Surgery is not considered a first-line treatment for rheumatoid arthritis (RA). But a doctor may suggest a joint repair or replacement procedure if you have significant joint damage that interferes with your overall quality of life.
Rheumatoid arthritis (RA) is a chronic autoimmune condition that often requires long-term treatment to reduce symptoms and prevent further joint damage. This treatment typically involves a combination of medications and therapies.
Surgical joint repair or replacement procedures may possibly be a treatment option for RA in your hands and feet.
Learn more about surgery for RA in the hands and feet, including the types of procedures and how they might help treat this form of arthritis.
The goal of RA hand surgery is to help fix or totally replace affected joints throughout the hands, such as the ends of your fingers, or knuckles. This can help decrease pain, improve mobility, and possibly correct related structural changes.
Consider the following X-ray that shows differences before and after RA hand surgery:
RA foot surgery also aims to correct or replace small joints that may be interfering with your quality of life. It may also help treat structural changes in your feet, such as those affecting your toes and other areas of your forefoot.
Below is an X-ray image that details the differences before and after RA foot surgery:
While surgery for RA is not common, it may still help in some cases of advanced joint damage. The overall success rate may depend on the type of surgery, the location of the affected joints, and your overall health.
How successful is hand surgery for arthritis?
The success rate for RA hand surgery is variable. For example, while an artificial hip or knee joint may last up to 20 years, about 30% of finger joint replacements fail within 10 years. This is due to the silicone material used for these joints and the way they move.
How successful is foot surgery for arthritis?
Foot surgeries for arthritis are also variable, with more success noted in joints in the front of the feet. However, as one
Surgery for RA in the fingers and toes may correct structural changes that cause these joints to appear crooked. Prompt diagnosis and correction may also
However, surgery for RA can also increase your risk of physical limitations due to damaged cartilage. It’s worth speaking with a doctor about the pros and risks of surgery and whether it might be right for your condition.
RA surgery may come in the form of arthrodesis or arthroplasty, as well as other possible procedures:
- Arthrodesis: This type of joint fusion surgery involves repairing a joint by taking the bones on either side and joining (fusing) them together. It may be especially helpful for treating joint damage at the ends of your fingers, but it may be considered for other joints in the body, too.
- Arthroplasty: Also known as joint replacement surgery, this procedure involves removing the damaged joint and replacing it with an artificial one. This may be considered for joints in the knuckles and base of your hands, as well as those around your toes and balls of your feet.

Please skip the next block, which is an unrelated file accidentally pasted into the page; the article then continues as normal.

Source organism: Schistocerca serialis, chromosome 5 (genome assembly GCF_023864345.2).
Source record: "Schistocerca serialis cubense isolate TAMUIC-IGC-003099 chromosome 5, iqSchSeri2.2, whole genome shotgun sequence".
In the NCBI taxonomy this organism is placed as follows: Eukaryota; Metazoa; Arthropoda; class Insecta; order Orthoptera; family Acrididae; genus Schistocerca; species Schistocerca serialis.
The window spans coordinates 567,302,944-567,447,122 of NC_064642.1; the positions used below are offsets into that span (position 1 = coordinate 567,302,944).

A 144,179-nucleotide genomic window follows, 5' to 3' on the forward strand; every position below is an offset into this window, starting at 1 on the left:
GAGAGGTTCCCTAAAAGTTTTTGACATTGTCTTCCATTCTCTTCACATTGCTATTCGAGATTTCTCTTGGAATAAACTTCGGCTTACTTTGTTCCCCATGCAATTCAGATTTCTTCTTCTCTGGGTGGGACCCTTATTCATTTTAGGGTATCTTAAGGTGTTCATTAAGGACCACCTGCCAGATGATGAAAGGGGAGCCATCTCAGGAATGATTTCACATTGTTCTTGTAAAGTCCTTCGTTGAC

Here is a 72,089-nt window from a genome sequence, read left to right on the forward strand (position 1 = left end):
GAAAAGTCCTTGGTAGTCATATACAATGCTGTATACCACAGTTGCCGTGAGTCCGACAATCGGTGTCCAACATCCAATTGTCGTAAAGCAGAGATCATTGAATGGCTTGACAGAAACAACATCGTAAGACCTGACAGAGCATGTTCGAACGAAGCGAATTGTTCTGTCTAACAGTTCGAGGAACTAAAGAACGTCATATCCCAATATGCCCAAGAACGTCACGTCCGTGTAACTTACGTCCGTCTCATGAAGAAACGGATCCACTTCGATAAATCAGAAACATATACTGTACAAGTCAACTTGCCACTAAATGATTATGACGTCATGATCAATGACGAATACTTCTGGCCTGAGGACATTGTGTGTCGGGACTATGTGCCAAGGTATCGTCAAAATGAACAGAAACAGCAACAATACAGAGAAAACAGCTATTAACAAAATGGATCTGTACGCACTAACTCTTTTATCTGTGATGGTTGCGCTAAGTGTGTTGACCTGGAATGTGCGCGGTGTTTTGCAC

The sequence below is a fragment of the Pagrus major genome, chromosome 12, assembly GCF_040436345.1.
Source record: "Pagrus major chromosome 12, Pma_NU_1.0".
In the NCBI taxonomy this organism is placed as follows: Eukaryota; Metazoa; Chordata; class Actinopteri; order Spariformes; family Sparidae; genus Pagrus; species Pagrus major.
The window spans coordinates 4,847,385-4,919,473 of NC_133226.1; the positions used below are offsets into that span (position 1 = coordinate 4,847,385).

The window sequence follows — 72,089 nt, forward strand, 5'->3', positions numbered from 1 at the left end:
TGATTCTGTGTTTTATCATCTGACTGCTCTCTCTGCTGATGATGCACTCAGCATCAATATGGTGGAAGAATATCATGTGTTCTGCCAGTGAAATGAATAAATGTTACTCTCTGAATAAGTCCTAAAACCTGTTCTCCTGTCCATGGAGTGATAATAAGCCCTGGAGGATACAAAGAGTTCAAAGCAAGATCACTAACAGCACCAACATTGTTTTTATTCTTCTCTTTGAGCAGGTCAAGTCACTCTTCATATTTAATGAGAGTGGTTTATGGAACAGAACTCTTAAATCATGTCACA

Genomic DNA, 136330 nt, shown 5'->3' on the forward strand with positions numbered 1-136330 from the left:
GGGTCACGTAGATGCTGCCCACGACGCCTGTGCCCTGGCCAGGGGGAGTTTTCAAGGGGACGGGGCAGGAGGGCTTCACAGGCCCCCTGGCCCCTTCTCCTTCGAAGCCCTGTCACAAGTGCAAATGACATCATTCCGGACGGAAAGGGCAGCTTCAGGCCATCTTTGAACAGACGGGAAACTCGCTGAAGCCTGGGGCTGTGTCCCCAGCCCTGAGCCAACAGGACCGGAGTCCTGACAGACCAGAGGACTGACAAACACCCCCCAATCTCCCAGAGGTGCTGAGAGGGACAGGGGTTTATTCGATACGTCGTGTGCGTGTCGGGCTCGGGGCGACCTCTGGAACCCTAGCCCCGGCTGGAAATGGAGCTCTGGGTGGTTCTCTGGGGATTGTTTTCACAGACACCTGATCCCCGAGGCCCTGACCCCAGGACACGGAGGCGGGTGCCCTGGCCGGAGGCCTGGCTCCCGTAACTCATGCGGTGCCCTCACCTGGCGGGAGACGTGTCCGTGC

- Subcutaneous nodule removal: While not generally recommended due to a risk of recurrence and infections, some skin nodules around the hands may be removed if they interfere with routine movements.
- Synovectomy: This type of surgery involves the removal of inflamed synovial tissues surrounding an affected joint.
- Tendon procedures: These include the possible realignment of transfer of tendons to improve pain and mobility, as well as to repair tendon rupture.
- Tenosynovectomy: This procedure involves the removal of inflamed synovial tissues that may be affecting tendons.
While RA surgery may be considered in treating joints in the hands and feet, it may also help treat other joints throughout the body. These include joints commonly affected by RA, such as your:
You may be a candidate for RA surgery if you have permanent damage to joints that impairs your day-to-day movements. A rheumatologist may refer you to an orthopedist, a type of doctor who specializes in treating bone and joint diseases, including surgeries.
Overall, RA surgery is considered rare. One
While RA surgery isn’t common, it may still be considered when other treatments don’t work or if there are significant joint deformities present.
Still, joint repair and replacement procedures are not safe for everyone. An orthopedist will consider the risks versus benefits, including whether you’re healthy enough to undergo major surgery.
RA surgery, including for the hands and feet, isn’t as common as in previous decades due to advances in nonsurgical treatments that can help ease symptoms while preventing progressive joint damage.
However, if you have advanced damage to your joints and nonsurgical treatments are no longer supporting you throughout your daily activities, an orthopedist may still consider joint surgery as a last resort. Speak with a doctor about the pros and cons of RA joint surgery.